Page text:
All this carefully curated media coverage in the past few months is the perfect breeding ground for prejudice and festering hatred. Today, both Muslims and Jewish people alike are worried that this sentiment will soon erupt. Having been egged on by politicians’ haphazard comments, it feels as if the far-right has been given a free pass to pass ‘judgement’ on those who step out of constantly shifting boundaries.

Recently, the Met Police had reportedly handed out Hate Crime Protest Leaflets, once again pushing the idea that these marches, which simply demand a cease to merciless killings, are a secret front to campaigning for antisemitic violence. Furthermore, the Arabic language has been deliberately misappropriated by far-right sources to stoke Islamophobia – did you know “jihad” simply means to strive or struggle, not some mythic ‘holy war’?

And in opposition to the demand of the hundreds of thousands of protestors across the UK, our government chose to vote against a ceasefire.

Our government voted against a ceasefire.

Over 12,000 deaths, many of which were those of children, were not enough to sway the decision. Weekly protests screaming for peace were not enough. Millions of people signing petition after petition or emailing their local MP were not enough.

With no permanent ceasefire in sight and the level of Islamophobia almost sure to rise, I still hold out hope despite it all.

I plan to attend any upcoming protests and march alongside my fellow human beings calling for peace. The world will change piece by piece, but that cannot happen without our voices. History is doomed to repeat its tragedies if we remain silent and forget the horrors of the past.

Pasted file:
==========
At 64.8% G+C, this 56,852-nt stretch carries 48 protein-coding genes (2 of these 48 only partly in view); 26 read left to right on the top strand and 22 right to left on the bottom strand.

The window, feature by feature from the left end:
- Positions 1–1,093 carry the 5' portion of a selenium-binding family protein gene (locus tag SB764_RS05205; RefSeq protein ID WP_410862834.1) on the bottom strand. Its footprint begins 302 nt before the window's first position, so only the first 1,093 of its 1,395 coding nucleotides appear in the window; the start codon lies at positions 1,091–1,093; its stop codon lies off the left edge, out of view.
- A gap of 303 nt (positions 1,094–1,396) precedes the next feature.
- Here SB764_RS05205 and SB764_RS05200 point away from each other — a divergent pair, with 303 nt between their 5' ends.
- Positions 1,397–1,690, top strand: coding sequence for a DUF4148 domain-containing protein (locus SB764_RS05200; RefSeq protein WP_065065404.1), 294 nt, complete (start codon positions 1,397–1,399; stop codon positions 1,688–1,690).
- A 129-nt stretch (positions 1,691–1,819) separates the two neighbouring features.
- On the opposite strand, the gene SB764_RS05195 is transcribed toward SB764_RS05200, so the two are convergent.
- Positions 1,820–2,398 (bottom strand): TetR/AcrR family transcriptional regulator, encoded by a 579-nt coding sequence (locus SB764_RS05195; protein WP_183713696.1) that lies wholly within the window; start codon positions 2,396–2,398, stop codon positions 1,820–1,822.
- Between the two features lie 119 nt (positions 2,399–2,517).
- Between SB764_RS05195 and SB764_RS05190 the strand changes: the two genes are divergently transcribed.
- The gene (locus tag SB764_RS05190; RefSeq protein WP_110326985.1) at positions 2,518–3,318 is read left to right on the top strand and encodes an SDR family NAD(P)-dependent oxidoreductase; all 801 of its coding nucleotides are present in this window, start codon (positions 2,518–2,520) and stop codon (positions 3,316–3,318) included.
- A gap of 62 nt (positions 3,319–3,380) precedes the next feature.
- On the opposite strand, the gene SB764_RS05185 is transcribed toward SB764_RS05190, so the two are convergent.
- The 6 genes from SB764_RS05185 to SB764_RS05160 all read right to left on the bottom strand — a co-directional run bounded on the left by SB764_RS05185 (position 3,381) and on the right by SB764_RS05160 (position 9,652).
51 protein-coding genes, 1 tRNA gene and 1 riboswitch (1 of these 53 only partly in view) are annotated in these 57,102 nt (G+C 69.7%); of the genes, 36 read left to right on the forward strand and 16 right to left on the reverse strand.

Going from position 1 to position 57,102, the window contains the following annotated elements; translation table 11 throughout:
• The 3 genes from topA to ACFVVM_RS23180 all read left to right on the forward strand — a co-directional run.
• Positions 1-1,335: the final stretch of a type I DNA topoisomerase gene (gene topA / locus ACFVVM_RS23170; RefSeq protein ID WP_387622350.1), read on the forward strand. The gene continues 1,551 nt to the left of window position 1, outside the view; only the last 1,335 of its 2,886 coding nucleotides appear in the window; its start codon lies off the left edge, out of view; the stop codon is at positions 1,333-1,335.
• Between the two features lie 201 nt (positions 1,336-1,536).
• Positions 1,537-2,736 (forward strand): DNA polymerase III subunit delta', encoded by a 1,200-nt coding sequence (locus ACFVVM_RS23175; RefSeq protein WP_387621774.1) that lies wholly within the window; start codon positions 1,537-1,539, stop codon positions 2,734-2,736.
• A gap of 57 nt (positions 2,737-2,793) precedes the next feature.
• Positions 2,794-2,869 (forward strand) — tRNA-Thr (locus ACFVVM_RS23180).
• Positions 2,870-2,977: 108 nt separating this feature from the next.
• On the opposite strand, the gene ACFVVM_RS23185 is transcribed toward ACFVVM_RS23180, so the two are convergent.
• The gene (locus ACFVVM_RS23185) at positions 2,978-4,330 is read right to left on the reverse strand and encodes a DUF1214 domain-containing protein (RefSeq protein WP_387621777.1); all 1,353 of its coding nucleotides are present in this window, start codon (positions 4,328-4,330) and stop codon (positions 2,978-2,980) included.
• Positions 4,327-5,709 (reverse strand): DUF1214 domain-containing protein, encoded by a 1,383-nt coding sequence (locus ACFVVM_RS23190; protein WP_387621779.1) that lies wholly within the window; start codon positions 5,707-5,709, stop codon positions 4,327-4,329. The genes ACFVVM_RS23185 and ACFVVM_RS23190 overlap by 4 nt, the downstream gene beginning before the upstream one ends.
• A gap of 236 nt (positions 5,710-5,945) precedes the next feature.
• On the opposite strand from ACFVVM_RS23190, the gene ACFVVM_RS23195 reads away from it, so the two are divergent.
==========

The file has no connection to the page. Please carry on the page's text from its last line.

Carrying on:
And even in the face of rising islamophobia, I will not be silenced.


Equality and Human Rights Commission. (2018). Developing a national barometer of prejudice and discrimination in Britain. 

Police recorded crime, H. O. (2023). Hate crime, England and Wales, 2022 to 2023 second edition. Retrieved from GOV.UK:

Quinn, C. (2023). PM and Met slam chaotic Armistice Day which saw more than 100 arrests and nine police officers hurt. Retrieved from LBC:

Sky News. (2023). 'These are hate marches': Home secretary hits out at pro-Palestinian protests as UK terror threat level remains 'substantial'. Retrieved from Sky News:

The Guardian. (2023). Landlord pleads not guilty to killing US Muslim boy, 6, and stabbing mother. Retrieved from The Guardian:


Maïs is a work-in-progress librarian, who adores poetry and all things that blur the lines between literature and art. As a queer Muslim who's heritage is a marvelous mix of Southeast Asian and North African, they are still finding their feet in the world but heading full force into the future with hope and love. For more of their works, head over to @poetryghostmais on Instagram.

30 views0 comments

Recent Posts

See All


bottom of page